Wed May 30, 2018 3:55 pm

dfwjim1 wrote:
MO11 wrote:
Chemist wrote:
It seems that agility for airspace changes is really low in the US. I know Palm Springs (PSP) was a TRSA (Terminal Radar Service Area, a really old construct) even though it should probably be a class C. There are a number of other TRSAs in the US as well. It's an odd old construct and doesn't neatly fit the class ABCD mold. I'm not surprised than the reclassification of airports between B/C/D is slow as traffic levels change.


Yes, TRSAs became the odd-man out; they didn't meet the qualifications for ARSA, and eventually Class C. It's basically just an controlled airport that also offers radar approach control service.

Remember that in order for an airspace class designations are dependent on number of operations at the primary airport and/or number of enplanements:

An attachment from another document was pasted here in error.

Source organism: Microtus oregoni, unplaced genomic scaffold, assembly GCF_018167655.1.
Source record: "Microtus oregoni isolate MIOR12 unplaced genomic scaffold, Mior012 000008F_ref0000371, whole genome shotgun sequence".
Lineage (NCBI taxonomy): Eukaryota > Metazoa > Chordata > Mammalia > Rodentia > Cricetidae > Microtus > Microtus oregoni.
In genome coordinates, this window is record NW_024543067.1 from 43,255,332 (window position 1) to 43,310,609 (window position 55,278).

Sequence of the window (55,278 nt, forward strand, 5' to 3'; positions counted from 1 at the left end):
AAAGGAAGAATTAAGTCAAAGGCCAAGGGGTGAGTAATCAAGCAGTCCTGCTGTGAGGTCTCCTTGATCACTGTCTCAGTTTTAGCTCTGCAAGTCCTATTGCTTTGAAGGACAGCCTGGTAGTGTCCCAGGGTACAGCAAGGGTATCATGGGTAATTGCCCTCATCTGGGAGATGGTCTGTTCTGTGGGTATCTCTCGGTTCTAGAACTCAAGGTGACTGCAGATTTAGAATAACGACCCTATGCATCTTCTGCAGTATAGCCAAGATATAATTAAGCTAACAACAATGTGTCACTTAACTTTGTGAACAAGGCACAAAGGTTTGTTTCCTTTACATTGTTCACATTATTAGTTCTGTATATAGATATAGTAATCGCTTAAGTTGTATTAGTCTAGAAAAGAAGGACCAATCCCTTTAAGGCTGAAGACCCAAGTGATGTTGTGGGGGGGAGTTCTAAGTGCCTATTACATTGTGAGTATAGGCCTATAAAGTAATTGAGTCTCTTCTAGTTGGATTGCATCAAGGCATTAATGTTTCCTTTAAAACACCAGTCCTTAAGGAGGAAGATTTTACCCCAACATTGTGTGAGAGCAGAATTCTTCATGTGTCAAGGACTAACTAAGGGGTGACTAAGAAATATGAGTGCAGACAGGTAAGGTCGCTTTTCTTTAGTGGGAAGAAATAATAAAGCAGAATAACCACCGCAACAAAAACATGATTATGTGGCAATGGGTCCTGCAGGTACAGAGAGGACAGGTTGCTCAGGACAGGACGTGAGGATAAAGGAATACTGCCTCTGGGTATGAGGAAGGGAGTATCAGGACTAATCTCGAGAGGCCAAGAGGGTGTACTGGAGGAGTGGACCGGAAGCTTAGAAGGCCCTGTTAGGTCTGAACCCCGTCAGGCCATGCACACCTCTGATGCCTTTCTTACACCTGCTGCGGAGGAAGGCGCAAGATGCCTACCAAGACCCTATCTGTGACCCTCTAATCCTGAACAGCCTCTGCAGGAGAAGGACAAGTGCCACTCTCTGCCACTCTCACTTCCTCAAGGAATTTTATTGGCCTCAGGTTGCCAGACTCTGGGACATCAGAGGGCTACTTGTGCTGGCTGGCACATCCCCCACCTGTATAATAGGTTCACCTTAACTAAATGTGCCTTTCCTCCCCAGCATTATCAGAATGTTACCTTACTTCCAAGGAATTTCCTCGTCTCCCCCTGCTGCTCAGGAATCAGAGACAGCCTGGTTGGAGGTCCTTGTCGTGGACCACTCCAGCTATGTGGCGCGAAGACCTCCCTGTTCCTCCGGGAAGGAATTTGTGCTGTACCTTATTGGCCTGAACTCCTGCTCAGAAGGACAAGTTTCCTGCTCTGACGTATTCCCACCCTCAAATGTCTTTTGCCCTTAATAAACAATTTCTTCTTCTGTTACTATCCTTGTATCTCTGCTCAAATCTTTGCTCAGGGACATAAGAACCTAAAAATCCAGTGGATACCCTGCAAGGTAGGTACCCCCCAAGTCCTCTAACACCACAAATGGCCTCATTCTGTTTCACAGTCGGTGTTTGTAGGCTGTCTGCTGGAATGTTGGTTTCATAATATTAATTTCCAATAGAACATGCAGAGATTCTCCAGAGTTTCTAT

Class B: 300,000 ops/year (of which 240,000 are air carrier or air-taxi) AND 5 million passengers enplaned annually at the primary airport.

Class C: 75,000 instrument counts/year at the primary airport OR 100,000 instrument counts/year at the primary and secondary airports OR 250,000 passengers enplaned annually at the primary airport.

PSP would seem to qualify for Class C, since it enplaned over a million passengers last year.


FLL has the passenger count (32 million) but do they have the take offs and landings to qualify for Class B?

Yes, they had just over 300,000 ops for 2017.
 
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atcsundevil
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Re: US Airspace Reallocation

Wed May 30, 2018 4:19 pm

MLIAA wrote:
I've noticed some of the busiest airports in the US are class C airports, some of them are even busier than a few class B airports. I realize airports like PIT and CVG and CLE used to be powerhouses and needed class B status, but is it really necessary today? Especially when the airspaces of the likes of MDW, FLL, and AUS are nearly bursting at the seams?